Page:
How to Make Natural Sunscreen Bars

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Summer is the best time of year for many families, so sun protection is important! Learn how to make easy homemade sunscreen bars using natural ingredients.

Three sunscreen bars on a brown tablecloth with blog post title on image

My family doesn’t go through a lot of sunscreen because we’re pretty good about staying out of the sun for extended periods during peak hours. However, we still use sunblock on days where we’re in the sun all day – like when we go for a hike or spend a day at the lake.

I find that most sunscreens expire before we ever use the whole tube, so the idea of sunscreen bars became very appealing. Since they are not water-based (or aloe-based), they have a longer shelf life.

Plus these all natural sunscreen bars are easier to make than you might think. If you regularly make DIY beauty projects, you probably have everything on hand except for the zinc oxide. Buy that ingredient once and you’re set for years.

2 sunscreen bars - 1 in te foreground on a wood slice and two in the background tied with a blue ribbon

Homemade Sunscreen Bars

These homemade sunscreen bars are easy to make using natural ingredients.  
4.80 from 15 votes
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Prep Time: 10 minutes
Active Time: 30 minutes
Cooling Time: 8 hours
Total Time: 40 minutes
Makes: 3 Bars



  • Double Boiler
  • Electric hand mixer
  • Silicone mold of your choice


  • Add the shea butter, coconut oil and beeswax pellets to a double boiler over medium heat, and stir frequently until it’s melted and clear.
    Supplies needed to make homemade sunscreen bars with natural ingredients
  • Remove the pan from the heat, then stir in the vitamin E oil and sweet almond oil until well combined.
    Adding oils to melted wax in bowl
  • Add the lavender essential oil, then stir until well combined.
    Lavender essential oils being added to wax and oil in bowl
  • Whisk in the zinc oxide, slowly and carefully. It’s best to wear a face mask while you do this step so you don’t inhale the zinc oxide. If you need to use a hand mixer to get it fully incorporated, you can transfer it to a large mixing bowl.
    Adding zinc oxide to bowl of melted wax and oil
  • After everything is evenly incorporated, pour the mixture into your silicone mold and allow it to cool completely. You can place the silicone mold on a cutting board or cookie sheet and place it in the fridge for a couple of hours to expedite the process.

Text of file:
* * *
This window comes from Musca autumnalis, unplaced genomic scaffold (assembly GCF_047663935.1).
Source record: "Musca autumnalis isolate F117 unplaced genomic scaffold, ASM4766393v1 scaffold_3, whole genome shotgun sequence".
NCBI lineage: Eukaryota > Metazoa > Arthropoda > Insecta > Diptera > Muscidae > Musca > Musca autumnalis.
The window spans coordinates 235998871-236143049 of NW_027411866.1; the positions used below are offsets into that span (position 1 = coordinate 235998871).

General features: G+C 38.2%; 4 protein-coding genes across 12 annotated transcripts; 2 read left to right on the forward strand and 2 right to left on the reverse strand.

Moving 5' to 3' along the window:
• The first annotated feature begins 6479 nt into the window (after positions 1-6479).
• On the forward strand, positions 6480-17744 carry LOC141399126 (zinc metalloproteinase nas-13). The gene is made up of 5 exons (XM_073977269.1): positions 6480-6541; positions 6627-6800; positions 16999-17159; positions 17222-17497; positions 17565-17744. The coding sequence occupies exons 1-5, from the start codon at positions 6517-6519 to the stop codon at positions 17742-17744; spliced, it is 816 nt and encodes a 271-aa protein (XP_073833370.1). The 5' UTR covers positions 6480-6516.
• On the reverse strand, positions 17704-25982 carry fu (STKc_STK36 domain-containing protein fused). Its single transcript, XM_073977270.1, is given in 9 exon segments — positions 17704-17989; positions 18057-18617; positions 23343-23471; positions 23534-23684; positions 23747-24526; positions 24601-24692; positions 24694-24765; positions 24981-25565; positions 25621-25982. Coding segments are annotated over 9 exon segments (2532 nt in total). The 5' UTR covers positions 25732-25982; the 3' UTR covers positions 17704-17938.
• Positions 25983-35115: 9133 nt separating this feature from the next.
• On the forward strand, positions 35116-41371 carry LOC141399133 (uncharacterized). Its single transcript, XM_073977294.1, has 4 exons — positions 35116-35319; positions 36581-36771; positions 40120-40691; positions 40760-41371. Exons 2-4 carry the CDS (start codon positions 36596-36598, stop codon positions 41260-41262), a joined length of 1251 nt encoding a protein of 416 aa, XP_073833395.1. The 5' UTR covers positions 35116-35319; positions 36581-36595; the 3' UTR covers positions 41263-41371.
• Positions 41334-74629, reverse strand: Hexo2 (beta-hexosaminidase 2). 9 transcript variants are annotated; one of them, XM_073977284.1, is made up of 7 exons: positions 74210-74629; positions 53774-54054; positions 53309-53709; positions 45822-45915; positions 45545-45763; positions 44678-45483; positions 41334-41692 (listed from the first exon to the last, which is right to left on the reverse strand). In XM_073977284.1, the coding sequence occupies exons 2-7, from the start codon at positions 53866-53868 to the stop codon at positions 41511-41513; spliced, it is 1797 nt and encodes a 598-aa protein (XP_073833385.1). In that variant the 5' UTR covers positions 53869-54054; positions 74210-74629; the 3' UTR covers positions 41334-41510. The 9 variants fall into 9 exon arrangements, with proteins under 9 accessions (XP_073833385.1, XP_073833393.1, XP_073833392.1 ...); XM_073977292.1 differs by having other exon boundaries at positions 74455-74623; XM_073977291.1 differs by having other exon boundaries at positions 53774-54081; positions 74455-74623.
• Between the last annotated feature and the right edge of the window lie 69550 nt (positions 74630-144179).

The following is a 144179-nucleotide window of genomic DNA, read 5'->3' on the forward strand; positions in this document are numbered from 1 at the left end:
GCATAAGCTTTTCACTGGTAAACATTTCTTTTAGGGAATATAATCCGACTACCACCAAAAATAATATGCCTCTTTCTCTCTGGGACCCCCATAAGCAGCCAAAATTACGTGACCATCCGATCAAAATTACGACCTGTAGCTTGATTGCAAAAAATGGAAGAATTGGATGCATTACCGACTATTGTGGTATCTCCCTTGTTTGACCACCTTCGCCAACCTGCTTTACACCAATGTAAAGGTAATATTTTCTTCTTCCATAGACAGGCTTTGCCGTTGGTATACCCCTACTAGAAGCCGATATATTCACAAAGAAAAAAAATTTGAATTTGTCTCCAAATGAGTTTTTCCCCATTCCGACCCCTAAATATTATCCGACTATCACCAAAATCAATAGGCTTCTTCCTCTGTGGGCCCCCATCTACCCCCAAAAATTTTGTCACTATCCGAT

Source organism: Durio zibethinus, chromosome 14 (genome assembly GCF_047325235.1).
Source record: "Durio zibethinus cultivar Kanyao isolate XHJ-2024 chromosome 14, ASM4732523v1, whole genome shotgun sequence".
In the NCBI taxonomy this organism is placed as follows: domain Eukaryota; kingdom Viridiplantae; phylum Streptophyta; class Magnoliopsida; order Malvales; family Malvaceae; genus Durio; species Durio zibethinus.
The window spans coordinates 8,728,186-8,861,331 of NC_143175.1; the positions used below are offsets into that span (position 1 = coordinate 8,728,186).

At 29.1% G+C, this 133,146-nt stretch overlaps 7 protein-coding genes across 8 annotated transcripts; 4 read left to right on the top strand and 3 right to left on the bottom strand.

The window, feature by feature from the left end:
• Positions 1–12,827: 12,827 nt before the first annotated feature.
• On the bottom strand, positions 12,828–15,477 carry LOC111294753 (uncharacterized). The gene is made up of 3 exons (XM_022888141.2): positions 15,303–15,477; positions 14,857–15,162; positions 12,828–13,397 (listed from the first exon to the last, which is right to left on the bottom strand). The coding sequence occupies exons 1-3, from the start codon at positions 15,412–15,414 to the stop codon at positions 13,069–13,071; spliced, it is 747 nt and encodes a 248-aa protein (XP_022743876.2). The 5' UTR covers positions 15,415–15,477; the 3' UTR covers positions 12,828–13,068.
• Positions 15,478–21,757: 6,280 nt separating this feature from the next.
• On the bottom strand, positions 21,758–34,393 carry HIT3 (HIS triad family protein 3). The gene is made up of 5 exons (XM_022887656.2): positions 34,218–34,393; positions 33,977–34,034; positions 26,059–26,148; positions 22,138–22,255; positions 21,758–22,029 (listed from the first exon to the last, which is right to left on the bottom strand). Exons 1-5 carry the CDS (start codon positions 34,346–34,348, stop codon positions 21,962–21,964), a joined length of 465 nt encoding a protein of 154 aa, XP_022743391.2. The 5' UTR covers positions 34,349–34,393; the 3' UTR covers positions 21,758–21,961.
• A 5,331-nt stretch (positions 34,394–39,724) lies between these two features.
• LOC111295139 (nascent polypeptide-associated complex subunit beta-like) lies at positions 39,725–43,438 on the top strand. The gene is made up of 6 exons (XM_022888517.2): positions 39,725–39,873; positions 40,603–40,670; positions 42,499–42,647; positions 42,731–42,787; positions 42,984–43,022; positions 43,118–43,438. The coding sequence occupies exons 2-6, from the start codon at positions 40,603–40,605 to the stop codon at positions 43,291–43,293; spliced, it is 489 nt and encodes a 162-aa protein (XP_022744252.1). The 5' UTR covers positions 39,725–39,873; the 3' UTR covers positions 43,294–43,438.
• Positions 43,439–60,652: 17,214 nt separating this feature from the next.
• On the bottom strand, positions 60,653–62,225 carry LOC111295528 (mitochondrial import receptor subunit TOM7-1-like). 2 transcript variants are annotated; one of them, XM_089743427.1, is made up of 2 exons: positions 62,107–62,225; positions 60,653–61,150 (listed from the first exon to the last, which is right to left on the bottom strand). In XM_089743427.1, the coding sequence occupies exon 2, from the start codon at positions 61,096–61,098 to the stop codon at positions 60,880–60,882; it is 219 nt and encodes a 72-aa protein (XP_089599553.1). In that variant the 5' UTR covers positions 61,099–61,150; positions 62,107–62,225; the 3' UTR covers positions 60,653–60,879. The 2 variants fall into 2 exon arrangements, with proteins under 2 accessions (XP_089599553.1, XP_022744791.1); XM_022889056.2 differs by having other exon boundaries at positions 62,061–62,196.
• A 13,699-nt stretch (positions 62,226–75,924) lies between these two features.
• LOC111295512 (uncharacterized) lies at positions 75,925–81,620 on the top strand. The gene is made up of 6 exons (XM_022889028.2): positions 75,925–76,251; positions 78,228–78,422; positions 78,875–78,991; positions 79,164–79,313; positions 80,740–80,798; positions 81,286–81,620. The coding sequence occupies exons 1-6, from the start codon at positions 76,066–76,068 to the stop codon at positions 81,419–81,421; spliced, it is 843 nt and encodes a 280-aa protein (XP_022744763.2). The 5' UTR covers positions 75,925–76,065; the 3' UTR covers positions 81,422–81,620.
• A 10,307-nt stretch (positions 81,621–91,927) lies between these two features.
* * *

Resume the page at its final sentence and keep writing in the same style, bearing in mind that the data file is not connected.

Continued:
Homemade sunscreen ingredients in a mixing bowl with whisk
  • Once the sunscreen bars are completely cooled, store them in an airtight container, like a mason jar, in fridge until ready to use.
    Two sunscreen bars on a brown tablecloth


Be sure to immediately wash everything as zinc oxide can be difficult to clean up. Make sure to use hot, soapy water for best results.

Tips for Making Sunscreen Bars

Sunscreen and expiration dates

You can go by the expiration dates on your ingredients when you’re making things like lotion bars, salves and other DIY projects that don’t contain water-based ingredients (including aloe). Simply use the expiration date of the ingredient that expires first and you have the expiration date of your latest DIY goodies.

Calculating SPF in homemade sunscreen

While it’s impossible to perfectly determine the SPF of homemade sunscreen, you can get an approximate SPF by using these percentages of zinc oxide in your sunscreen recipe:

  • For SPF 2-5, you’ll want to use 5% zinc oxide
  • For SPF 6-11, you’ll want to use 10% zinc oxide
  • For SPF 12-19, you’ll want to use 15% zinc oxide
  • For SPF 20+, you’ll want to use 20% zinc oxide

Always use common sense in the sun and reapply sun block often, especially after going in the water or perspiring.

Purchase natural sunscreen instead

If you don’t want to fiddle with making your own sunscreen bars, but you want to buy something amazingly high quality, check out Earth Mama Organics. We’ve used their products for a dozen years now, and they have a great Mineral Sunscreen line.

However, I think you’ll enjoy the rewards of making your own sunscreen bars this summer. And be sure to whip up a batch of after-sun spray. Your skin will love it after a long day in the sun!

9 thoughts on “How to Make Natural Sunscreen Bars”

    1. There is no guarantee what the SPF will be as I’m not sure of the quality of ingredients you’re using. As written, the zinc oxide accounts for about 14% of the volume of ingredients in this recipe, so it’s likely in the SPF 10-12 range. There is a chart in the post for customizing the percentage of zinc for SPF coverage to your preferences.

    1. Since these sunscreen bars don’t have any water-based ingredients, I suggest using the expiration date of the ingredient that expires soonest. Exposing them to water and too much sunlight will make them expire sooner as well.

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